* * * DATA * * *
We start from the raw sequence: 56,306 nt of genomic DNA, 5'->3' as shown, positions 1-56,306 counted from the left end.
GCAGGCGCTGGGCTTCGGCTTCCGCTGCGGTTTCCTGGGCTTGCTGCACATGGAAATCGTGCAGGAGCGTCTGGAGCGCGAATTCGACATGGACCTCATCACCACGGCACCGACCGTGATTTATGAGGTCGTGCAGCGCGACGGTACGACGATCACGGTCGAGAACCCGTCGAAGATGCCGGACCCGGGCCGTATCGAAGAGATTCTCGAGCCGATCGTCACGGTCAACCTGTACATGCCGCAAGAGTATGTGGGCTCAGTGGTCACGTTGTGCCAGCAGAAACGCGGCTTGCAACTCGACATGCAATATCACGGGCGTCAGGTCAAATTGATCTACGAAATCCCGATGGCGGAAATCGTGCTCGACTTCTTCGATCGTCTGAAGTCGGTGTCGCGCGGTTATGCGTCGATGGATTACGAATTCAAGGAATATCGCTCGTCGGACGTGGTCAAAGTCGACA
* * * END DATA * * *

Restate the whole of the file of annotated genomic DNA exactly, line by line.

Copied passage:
We start from the raw sequence: 56,306 nt of genomic DNA, 5'->3' as shown, positions 1-56,306 counted from the left end.
GCAGGCGCTGGGCTTCGGCTTCCGCTGCGGTTTCCTGGGCTTGCTGCACATGGAAATCGTGCAGGAGCGTCTGGAGCGCGAATTCGACATGGACCTCATCACCACGGCACCGACCGTGATTTATGAGGTCGTGCAGCGCGACGGTACGACGATCACGGTCGAGAACCCGTCGAAGATGCCGGACCCGGGCCGTATCGAAGAGATTCTCGAGCCGATCGTCACGGTCAACCTGTACATGCCGCAAGAGTATGTGGGCTCAGTGGTCACGTTGTGCCAGCAGAAACGCGGCTTGCAACTCGACATGCAATATCACGGGCGTCAGGTCAAATTGATCTACGAAATCCCGATGGCGGAAATCGTGCTCGACTTCTTCGATCGTCTGAAGTCGGTGTCGCGCGGTTATGCGTCGATGGATTACGAATTCAAGGAATATCGCTCGTCGGACGTGGTCAAAGTCGACA